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Monday, December 31, 2012

The best glue for your dollhouse wallpapering needs

Grandmother Stover's Glue


These two glues have been around forever (I consider anything around before I started miniatures 5 yrs ago "forever").

Yes glue can be found at Michaels and Hobby Lobby.
Grandmother Stover's is at Hobby Builders Supply.
Same glue, different names.

I came across this glue when I took a class with Sally Manwell in Chicago 2010. Sally provided us with a tiny paint pot of Yes glue. I had seen Yes at Michaels, but always shied away from the glue because it costs $12 a pot, and I couldn't see what the glue contents were like.

In case you are curious, Yes and Grandma Stover both look like a pot of petroleum jelly or wax.

It is a PASTE rather than a liquid form of glue most of us are familiar with.

The reason it works so well for wallpapering dollhouses is because both glues have very low to non-existent water content. That's why they do not create the bubbles that can occur if you try to use regular tacky glue on wallpaper---it may look fine at first, but when completely dry, you can see the glue lines or bubbles .

Another advantage of YES and Grandma Stover glue is when you apply the paste, you can reposition the paper as needed. Some people like to print their wallpaper pattern on self-adhesive paper, which will also not create glue line or air bubbles, but you have to be very precise. I've noticed that if I did not position self-adhesive paper just right, and try to reposition, I end up tearing the paper or creating a crease in the paper that is  hard to get rid of without tearing the paper or smearing the print in some way. YES is more forgiving in this regard.

If you use YES or Grandma Stover, make sure you apply the paste to cover the ENTIRE area to be covered by wallpaper. Easier said than done, because the paste is almost translucent and it can be difficult to see when you are spreading it. If you miss a spot, the paper will not adhere and seem to come off the wall, but usually easily remedied by adding a dot of regular tacky glue.

For quarter scale projects, one pot of YES will last you a very, very long time. It goes a lot faster if you have mostly 1" scale projects, but well worth the cost.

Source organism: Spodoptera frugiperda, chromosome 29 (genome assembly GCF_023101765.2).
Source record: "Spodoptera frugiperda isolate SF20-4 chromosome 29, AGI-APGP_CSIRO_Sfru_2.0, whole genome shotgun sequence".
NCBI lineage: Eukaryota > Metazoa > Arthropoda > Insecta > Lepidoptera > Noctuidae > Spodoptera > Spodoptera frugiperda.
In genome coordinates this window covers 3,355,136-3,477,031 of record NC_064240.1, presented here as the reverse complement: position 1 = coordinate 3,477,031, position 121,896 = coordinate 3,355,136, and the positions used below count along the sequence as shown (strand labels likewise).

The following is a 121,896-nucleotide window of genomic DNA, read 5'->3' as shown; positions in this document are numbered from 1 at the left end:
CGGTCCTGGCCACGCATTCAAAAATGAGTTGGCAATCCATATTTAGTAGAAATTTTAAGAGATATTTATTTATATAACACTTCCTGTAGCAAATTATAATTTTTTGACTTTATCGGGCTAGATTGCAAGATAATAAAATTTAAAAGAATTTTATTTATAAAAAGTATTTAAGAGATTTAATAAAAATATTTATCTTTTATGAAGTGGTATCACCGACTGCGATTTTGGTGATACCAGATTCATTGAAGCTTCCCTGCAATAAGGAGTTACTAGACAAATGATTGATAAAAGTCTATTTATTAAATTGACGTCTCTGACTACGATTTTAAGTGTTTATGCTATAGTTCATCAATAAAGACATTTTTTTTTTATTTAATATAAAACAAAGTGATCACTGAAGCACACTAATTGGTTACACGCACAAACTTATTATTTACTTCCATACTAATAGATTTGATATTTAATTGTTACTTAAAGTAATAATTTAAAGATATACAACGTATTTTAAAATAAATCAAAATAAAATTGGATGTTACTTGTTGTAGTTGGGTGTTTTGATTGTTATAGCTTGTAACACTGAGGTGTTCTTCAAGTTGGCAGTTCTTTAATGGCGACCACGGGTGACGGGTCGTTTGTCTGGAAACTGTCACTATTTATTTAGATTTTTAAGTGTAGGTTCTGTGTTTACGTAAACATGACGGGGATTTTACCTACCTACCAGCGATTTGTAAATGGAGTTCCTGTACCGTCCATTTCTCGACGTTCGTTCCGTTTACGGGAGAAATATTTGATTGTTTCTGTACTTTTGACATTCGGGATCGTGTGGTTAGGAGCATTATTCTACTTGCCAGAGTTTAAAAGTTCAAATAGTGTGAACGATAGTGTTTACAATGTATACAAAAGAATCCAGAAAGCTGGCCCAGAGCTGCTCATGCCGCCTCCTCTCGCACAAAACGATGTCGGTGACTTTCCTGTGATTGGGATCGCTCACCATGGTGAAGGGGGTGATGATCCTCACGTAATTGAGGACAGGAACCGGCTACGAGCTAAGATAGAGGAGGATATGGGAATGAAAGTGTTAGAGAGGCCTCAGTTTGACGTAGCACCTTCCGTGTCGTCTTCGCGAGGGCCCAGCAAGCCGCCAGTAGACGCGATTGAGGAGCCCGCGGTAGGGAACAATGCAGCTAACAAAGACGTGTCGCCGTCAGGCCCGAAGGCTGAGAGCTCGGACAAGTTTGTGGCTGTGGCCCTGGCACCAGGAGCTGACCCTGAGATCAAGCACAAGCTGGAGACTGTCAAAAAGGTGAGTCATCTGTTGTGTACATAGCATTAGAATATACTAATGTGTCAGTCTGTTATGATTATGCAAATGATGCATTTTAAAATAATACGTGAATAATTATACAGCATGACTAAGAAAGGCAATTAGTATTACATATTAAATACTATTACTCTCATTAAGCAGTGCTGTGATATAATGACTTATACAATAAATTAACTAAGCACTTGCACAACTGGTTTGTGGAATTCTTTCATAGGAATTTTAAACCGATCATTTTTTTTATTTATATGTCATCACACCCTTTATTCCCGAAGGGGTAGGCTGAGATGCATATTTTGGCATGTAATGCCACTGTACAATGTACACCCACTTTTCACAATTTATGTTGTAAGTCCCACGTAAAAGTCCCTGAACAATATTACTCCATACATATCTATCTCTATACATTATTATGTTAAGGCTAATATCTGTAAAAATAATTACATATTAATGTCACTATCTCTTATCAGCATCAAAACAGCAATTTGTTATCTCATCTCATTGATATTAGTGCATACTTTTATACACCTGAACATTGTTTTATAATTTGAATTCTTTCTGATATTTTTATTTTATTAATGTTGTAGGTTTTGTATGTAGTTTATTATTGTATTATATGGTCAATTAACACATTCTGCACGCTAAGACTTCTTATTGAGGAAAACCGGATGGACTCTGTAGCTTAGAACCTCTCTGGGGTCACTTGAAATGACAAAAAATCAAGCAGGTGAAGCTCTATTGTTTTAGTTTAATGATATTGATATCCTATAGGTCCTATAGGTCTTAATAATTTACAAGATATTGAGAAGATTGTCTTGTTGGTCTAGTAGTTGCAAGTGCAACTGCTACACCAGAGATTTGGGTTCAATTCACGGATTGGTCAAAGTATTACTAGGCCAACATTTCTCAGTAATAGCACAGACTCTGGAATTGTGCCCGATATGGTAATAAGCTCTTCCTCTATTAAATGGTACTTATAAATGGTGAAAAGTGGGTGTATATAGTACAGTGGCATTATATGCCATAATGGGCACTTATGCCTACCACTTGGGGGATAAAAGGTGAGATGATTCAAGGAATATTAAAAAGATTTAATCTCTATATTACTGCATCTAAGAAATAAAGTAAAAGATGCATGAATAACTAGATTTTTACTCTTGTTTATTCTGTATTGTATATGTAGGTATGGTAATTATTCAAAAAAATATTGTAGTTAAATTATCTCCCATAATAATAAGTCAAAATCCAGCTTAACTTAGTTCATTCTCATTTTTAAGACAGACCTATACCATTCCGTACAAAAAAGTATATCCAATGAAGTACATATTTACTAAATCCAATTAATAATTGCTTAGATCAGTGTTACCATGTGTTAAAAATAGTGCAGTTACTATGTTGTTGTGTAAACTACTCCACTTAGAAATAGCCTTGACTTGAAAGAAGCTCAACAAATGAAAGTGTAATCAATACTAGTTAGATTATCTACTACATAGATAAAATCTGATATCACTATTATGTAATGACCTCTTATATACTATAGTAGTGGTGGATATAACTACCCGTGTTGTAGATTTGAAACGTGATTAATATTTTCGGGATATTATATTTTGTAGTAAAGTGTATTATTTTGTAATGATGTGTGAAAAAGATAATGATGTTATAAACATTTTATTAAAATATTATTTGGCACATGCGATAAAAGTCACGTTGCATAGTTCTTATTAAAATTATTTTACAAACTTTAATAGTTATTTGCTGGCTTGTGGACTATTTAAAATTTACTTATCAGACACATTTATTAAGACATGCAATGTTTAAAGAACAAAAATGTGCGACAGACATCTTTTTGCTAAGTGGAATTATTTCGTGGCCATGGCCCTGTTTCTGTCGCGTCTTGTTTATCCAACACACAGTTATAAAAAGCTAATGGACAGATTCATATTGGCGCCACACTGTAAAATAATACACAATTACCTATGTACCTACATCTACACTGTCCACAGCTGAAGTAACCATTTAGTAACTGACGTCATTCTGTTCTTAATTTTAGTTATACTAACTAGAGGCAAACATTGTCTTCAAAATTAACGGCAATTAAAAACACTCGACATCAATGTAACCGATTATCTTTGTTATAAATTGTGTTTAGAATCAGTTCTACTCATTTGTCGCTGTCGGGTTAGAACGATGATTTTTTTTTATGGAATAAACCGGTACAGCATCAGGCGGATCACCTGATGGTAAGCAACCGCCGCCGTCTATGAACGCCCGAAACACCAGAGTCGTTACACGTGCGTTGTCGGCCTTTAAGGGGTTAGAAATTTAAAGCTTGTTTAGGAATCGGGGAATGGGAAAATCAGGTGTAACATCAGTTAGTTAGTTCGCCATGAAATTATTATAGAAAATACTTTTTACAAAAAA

The GLUE STICKS works in a similar fashion, because it is essentially a paste rather than wet glue. I've had similar results to YES when using glue sticks on small scale wallpaper projects. I do think that YES is a stronger adhesive than the glue sticks. If you decide to use glue sticks, pick the ones designated as PERMANENT. I find the glue sticks that aren't designated "permanent" over time loses its adhesiveness, which is a pain to remedy after all the trouble you've gone through.

To use YES, just scoop out some paste with a credit card or plastic knife and spread the paste like you would for cake frosting. Apply an even layer to the entire area to be covered by wallpaper and make sure the EDGES get good coverage.

You will find that YES is extremely sticky if you happen to get some on your fingers, but you can wash off easily with warm water immediately or you can scrape off the unwanted glue when dry.

A final advantage of YES, you can easily transport when traveling to long distance workshops. You can transfer a small amount in a disposable paint pot and not have to worry about glue leakage.

2 comments:

  1. I just gave away a huge vat of this glue. I can't stand it. I found that once it dries--sometimes it "cracks" under the wallpaper and you have bumps. No I didn't put it on thick, no I didn't use old stuff, it just seems to happen 1 out of 10 times. One time too many. I use tacky glue--squeeze it on, spread it with an old credit card and slap the wallpaper to the wall. You have about 4 to 5 seconds to move the wallpaper and then forget it.
    jene

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  2. Darn it Jene, you crushed my illusions about Yes glue.
    I guess nothing in life is completely foolproof (except taxes and death).

    I haven't had anything bubble with YES, but I've only used for a yr now. I have noticed that if I miss a spot that lacks glue (not hard to do since YES when spread on paper is almost transparent)then that spot will bubble. If I can get to it, I add a dot of tacky glue and press the bubble away.

    I've had no luck with tacky glue, so I just stick to YES or glue stick.Thanks for sharing your experience though.

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